What is gain staging?
Gain staging is level management. It comes from the analogue days where it was essential to get a good signal-to-noise ratio whilst preventing clipping the channel. Of course, many like the sound of clipping analogue gear but that’s a whole other thing! Gain staging was also very necessary to make sure that the level going into each hardware unit was optimal. Arguably it’s less important when working in a DAW, but it’s still very good practice especially if the plug-ins you use model the properties of analogue gear.
In my opinion, using pre-fader metering in Logic Pro is essential to practice good level management. With pre-fader metering on, the levels indicated in Logic’s mixer are pre-fader, meaning the levels are what they were before being adjusted by the fader. The fader is in itself a gain stage. However, if we remain in post-fader mode (default), we may be unaware of how hot those levels were before the fader adjusted them. For example, if the level shows -10 dBFS, but our fader is at -10dB, that means the level before fader is at 0dBFS, which could be giving the plugins we use on that channel a very hard time. This is especially true if any of them are dynamics processors such as compression. This is why it’s essential to practice proper gain-staging well before we enter the actual mix phase and certainly before we use any compression.
How To Gain Stage
So with pre-fader metering on, we know the level of the tracks even with the fader all the way down. From here we can do some simple pre-mix housekeeping. Now, Logic’s meters are peak as opposed to RMS, so I recommend that you make sure all of your levels are in the green zone roughly -12dBFS or below.
Gain Staging Software Instruments
Like most things in audio, it’s best to fix the issue at source. At least as early in the signal flow as possible anyway. When it comes to synth/MIDI tracks, I advise using the volume control of the software instrument/synth itself to get the meter into the green zone.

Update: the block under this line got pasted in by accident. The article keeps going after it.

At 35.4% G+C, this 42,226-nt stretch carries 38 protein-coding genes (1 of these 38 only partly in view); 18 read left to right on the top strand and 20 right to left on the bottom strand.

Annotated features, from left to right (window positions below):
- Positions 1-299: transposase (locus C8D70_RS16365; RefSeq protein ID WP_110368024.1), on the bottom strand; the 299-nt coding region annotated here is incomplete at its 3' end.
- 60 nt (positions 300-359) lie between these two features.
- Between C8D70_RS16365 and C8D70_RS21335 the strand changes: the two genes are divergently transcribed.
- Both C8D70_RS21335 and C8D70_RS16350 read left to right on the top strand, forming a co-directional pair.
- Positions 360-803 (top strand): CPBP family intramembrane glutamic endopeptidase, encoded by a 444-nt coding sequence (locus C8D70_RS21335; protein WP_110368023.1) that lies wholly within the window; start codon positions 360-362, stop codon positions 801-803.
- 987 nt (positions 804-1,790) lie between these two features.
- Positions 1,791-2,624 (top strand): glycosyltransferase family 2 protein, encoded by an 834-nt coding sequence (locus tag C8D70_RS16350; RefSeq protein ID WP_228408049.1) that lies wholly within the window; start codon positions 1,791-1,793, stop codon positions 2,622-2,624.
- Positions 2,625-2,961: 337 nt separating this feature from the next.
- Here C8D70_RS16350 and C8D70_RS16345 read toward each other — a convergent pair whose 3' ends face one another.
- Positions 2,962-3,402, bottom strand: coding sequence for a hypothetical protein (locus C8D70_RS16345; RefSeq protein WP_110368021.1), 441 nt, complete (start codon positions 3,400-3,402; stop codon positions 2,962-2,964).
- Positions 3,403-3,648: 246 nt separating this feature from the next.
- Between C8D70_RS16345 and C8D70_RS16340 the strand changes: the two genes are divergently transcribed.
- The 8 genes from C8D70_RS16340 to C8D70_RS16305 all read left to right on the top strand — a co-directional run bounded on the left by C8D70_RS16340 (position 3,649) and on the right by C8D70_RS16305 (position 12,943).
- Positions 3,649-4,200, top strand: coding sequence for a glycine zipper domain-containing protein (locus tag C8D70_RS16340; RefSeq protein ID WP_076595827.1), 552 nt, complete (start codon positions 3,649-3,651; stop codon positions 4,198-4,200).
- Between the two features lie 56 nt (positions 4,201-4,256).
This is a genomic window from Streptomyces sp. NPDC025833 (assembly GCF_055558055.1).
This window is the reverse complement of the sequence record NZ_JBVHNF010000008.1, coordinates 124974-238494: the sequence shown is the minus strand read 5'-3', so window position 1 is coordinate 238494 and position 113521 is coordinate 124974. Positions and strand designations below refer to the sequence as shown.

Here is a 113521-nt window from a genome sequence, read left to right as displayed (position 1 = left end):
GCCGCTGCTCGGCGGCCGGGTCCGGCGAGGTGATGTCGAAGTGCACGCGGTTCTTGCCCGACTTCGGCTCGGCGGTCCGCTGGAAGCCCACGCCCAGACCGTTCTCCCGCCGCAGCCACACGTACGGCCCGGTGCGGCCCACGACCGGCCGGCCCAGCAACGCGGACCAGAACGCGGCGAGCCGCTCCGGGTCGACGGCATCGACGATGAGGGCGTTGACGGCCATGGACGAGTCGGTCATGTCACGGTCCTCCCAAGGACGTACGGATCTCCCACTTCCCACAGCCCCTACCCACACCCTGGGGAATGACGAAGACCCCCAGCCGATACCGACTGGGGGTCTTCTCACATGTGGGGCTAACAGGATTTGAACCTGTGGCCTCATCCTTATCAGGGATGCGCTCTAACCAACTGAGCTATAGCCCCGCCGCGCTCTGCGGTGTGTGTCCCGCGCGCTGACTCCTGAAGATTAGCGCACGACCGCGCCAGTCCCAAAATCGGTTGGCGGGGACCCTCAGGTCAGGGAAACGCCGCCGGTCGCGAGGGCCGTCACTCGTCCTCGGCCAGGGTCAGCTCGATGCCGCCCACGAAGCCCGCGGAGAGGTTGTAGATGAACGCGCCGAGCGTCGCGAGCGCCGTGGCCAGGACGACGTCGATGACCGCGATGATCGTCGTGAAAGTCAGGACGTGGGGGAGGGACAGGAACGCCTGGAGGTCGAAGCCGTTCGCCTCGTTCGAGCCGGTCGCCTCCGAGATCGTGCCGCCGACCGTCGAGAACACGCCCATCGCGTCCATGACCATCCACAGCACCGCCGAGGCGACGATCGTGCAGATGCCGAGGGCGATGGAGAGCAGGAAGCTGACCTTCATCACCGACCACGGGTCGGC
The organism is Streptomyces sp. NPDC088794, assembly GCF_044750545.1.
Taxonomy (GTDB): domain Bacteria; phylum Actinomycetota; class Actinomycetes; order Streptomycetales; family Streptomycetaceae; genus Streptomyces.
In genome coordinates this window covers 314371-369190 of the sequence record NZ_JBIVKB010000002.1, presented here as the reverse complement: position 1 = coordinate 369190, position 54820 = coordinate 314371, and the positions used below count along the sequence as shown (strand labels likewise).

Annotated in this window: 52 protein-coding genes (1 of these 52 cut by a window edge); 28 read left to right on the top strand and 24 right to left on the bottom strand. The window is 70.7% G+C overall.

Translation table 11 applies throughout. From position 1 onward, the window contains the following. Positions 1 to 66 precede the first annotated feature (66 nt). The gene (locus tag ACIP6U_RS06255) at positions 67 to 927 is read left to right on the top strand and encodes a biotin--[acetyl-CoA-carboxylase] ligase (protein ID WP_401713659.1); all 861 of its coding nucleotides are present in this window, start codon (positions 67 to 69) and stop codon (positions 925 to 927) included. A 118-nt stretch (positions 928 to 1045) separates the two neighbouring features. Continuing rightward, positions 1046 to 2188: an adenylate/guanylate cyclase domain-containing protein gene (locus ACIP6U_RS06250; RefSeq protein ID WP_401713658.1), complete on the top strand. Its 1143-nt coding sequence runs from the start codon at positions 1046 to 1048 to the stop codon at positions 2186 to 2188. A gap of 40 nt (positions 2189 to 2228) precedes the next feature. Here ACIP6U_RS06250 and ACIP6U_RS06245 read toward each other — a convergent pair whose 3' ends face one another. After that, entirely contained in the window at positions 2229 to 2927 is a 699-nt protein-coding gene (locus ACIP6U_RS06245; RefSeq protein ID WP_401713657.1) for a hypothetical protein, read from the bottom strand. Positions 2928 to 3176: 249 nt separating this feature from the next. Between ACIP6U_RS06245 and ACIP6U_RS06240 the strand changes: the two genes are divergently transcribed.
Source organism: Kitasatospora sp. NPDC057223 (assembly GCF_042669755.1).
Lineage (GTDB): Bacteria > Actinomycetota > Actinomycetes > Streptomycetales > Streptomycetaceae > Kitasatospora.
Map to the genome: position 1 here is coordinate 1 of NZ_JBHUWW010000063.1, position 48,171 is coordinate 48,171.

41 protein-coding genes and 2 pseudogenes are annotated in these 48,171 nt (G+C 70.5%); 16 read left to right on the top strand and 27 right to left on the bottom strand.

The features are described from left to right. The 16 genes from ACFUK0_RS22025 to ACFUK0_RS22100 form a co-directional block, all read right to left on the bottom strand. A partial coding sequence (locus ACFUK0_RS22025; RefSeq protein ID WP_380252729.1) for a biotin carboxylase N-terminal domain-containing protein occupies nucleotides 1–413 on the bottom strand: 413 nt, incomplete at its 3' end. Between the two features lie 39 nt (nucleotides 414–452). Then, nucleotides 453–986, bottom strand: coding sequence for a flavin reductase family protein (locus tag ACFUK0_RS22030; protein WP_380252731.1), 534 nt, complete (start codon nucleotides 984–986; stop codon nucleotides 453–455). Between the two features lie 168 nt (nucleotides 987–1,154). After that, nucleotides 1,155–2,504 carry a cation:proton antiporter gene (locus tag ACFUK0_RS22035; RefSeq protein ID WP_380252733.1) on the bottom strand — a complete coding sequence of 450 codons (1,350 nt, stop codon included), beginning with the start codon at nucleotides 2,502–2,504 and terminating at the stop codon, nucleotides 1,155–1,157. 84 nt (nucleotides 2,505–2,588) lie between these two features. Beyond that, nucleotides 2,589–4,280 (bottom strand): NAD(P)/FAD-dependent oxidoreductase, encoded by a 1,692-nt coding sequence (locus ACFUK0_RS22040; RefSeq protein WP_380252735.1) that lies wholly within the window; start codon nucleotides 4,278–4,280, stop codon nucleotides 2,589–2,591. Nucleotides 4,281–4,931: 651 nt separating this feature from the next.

Gain Staging Audio Tracks
Attaining the ideal level in your audio tracks is as easy as using the clip-gain feature in the region inspector. I would play the track through, get a rough idea of the level at which it is peaking, and simply apply the maths to the gain control in the inspector with all of the regions on that track selected. See below.
Now it’s too quiet!
This is where you will need to adjust your monitoring. It’s important that you calibrate your monitoring properly otherwise it’s difficult for your ears to know exactly what loud is. I recommend you look into using the K-System, or for a very quick and easy way to do this, I wrote a blog on how to do this simply using Spotify.
Now that you have calibrated your monitoring, it will be near impossible to overcook the mix as anything louder than -10dBFS RMS will be loud to your ears, forcing you to practice decent level management. Now that -10dBFS RMS is loud to your ear, you will always preserve the range above that for peaks and transients. You’ll never overcook your mix again!
The Master Bus
So now you have properly managed your levels and you have created a nice balance using the faders. But you’re thinking the mix is a little too quiet to your ears. Don’t adjust your monitoring. If it’s still too quiet at this point, it’s very likely you have some headroom on your master bus. The solution is as simple as loading a Gain utility (Logic stock plug-in) on the master bus (Stereo Out) and raising the volume of the mix from there. You should be able to get it loud enough that you can hear it comfortably whilst preventing the channel from clipping.
Reaching the song’s loudness potential
So your mix is well balanced and the level on the master bus is close enough to 0dBFS without clipping. But it’s yet to reach it’s full loudness potential. You may be tempted to use some dynamics processing on the master bus to increase perceived loudness. I suggest however that you bounce out to 24 bit and do all of this in a separate mastering session if you are going to do it yourself.
The below video is a tutorial on gain-staging I made some time ago for Logic Pro X. It covers most of the above. Happy gain-staging!
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